Bidets are also prevalent in Middle Eastern countries, where they align with Islamic traditions of cleanliness. They’re often used alongside traditional practices like the “lota” or “istinja,” demonstrating the flexibility of bidets in various cultural contexts.

These examples highlight how bidets have seamlessly integrated into the daily routines of people across the world. They’ve earned a reputation for promoting cleanliness, comfort, and environmental sustainability. With bidets being a global norm, the question remains: Why did they not find a similar place in American culture? To answer this, we need to explore the historical roots of bidet usage in the United States.

The American Connection:

To comprehend why bidets never gained widespread acceptance in the United States, it’s crucial to explore the historical ties and influences that have shaped American bathroom habits.

Colonial Origins:

America’s history is deeply intertwined with its colonial past. As British colonists settled in the New World, they brought with them customs and traditions that shaped early American culture. In the 18th century, Britain’s upper class adopted bidets from France as a symbol of luxury and refinement. When British colonists established the American colonies, they carried these preferences with them. Thus, bidets became associated with the elite and were not part of the daily routines of ordinary Americans.

Cultural Legacy:

The American bidet aversion persisted through the centuries, stemming from a cultural legacy that prioritized alternative methods of personal hygiene. Americans developed a strong preference for using toilet paper as the primary means of post-toilet cleansing. This choice was largely influenced by cultural factors, advertising, and the convenience of toilet paper.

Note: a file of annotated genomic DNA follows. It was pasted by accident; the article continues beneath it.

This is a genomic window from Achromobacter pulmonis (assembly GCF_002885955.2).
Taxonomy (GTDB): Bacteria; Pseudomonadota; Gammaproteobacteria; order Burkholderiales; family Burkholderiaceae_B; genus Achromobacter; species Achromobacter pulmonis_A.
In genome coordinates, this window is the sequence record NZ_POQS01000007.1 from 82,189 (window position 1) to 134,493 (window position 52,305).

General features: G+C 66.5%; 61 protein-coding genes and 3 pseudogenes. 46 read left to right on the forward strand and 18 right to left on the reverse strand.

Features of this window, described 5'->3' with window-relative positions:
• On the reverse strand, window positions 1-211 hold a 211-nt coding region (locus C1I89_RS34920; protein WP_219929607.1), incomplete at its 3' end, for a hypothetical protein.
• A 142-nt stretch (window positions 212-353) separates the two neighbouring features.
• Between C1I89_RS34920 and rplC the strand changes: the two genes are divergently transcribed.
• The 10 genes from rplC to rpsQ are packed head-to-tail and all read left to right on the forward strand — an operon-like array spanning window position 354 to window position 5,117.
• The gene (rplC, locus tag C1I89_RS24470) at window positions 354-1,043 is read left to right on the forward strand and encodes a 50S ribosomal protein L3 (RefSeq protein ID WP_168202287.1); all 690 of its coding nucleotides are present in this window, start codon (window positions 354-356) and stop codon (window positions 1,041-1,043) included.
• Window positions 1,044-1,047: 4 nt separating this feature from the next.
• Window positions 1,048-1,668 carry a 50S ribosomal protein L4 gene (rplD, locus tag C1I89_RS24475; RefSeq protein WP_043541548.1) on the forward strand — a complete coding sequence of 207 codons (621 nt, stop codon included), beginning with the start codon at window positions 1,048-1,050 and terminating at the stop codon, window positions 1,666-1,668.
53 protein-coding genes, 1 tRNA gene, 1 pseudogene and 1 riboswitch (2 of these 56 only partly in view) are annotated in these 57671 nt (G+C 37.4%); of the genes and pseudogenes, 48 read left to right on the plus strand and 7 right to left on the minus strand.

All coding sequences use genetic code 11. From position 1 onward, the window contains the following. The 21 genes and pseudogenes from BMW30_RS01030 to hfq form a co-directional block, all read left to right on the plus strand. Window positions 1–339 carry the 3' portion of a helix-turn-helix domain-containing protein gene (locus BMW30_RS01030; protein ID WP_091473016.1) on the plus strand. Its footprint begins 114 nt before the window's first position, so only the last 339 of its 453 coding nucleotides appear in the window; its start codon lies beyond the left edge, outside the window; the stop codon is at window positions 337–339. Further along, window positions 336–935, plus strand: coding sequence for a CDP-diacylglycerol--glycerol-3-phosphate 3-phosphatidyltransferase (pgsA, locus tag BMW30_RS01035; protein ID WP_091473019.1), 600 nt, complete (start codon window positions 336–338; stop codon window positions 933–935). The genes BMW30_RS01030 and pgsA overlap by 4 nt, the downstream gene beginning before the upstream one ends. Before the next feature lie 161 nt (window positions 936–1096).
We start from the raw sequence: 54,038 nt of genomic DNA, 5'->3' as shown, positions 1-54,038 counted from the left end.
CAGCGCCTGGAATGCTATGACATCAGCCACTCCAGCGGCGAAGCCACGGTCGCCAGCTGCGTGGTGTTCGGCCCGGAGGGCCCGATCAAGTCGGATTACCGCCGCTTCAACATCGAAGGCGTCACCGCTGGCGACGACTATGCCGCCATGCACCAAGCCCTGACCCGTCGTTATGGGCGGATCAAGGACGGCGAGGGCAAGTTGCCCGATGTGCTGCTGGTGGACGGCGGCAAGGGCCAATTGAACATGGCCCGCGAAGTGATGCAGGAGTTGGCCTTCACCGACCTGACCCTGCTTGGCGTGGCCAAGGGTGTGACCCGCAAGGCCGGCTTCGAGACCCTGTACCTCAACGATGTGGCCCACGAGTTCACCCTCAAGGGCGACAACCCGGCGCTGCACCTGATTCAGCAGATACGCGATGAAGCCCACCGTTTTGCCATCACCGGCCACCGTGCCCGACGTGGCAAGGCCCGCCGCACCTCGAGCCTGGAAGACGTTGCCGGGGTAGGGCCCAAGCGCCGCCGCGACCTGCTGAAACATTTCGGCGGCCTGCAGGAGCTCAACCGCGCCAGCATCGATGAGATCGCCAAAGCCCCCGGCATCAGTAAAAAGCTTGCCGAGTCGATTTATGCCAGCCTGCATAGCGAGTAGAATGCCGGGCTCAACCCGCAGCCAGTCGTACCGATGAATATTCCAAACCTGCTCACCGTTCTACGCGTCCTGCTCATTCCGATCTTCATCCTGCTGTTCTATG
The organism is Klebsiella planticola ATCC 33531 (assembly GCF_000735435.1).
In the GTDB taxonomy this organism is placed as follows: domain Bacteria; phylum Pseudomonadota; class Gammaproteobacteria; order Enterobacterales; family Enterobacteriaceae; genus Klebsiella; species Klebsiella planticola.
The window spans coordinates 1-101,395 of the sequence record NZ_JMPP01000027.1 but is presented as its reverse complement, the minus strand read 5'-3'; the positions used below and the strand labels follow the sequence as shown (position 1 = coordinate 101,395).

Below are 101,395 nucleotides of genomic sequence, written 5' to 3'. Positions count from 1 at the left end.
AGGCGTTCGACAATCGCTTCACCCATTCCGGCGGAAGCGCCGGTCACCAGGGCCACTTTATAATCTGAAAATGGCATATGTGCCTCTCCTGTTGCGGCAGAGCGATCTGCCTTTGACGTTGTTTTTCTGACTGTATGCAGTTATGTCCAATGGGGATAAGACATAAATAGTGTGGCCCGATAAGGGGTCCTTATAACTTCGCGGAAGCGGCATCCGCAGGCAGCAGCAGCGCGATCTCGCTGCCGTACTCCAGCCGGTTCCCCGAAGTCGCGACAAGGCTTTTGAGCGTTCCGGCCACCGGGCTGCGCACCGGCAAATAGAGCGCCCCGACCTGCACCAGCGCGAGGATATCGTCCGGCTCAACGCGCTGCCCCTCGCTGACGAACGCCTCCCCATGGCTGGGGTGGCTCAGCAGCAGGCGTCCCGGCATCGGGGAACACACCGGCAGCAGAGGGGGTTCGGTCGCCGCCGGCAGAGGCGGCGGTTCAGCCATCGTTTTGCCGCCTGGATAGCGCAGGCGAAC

World War II Stigma:

Bidets had a brief encounter with American culture during World War II. U.S. soldiers stationed in Europe encountered bidets in various forms, primarily in brothels. This association with the sex industry tainted the bidet’s image in the minds of many American servicemen. They returned home with a skewed perception, viewing bidets as devices associated with immorality rather than cleanliness. This stigma further discouraged bidet adoption.

Toilet Paper Dominance:

During the mid-20th century, the American bathroom industry experienced a surge in toilet paper production and promotion. Toilet paper became a symbol of modernity and convenience, and the advertising campaigns of major manufacturers solidified its status as the norm for post-toilet hygiene. The perception was that toilet paper was not only sufficient but also superior to bidets.

In summary, the historical connection between America and bidets has been marked by a lack of exposure, cultural preferences, and misunderstandings. Americans, for the most part, never adopted bidets as part of their bathroom routine, opting instead for toilet paper. This deep-seated preference, coupled with marketing and wartime associations, has contributed to the enduring absence of bidets in American bathrooms.

Check out this post to get details about which is better between a bidet and toilet paper. Bidet vs Toilet Paper

Changing Perceptions:

While the wartime introduction of bidets left a mark on American soldiers, perceptions about bidets started to evolve as the world changed around them.

The Post-War Era:

In the post-World War II era, American soldiers returned home, bringing back not just memories of the war but also a newfound familiarity with bidets. However, this familiarity was often associated with the perceived moral ambiguity of brothels where bidets were encountered.

The Rise of Consumer Culture:

The mid-20th century witnessed significant changes in American culture. As the country experienced economic prosperity and technological advancements, consumer culture thrived. Home appliances and gadgets became a symbol of modern living. Yet, amid this surge in innovation, bidets faced a peculiar challenge.

The Convenience of Toilet Paper:

Toilet paper had firmly established itself as the go-to method for personal hygiene after using the toilet. It was widely available, inexpensive, and familiar to Americans. The convenience and low cost of toilet paper made it the default choice for maintaining cleanliness after using the bathroom.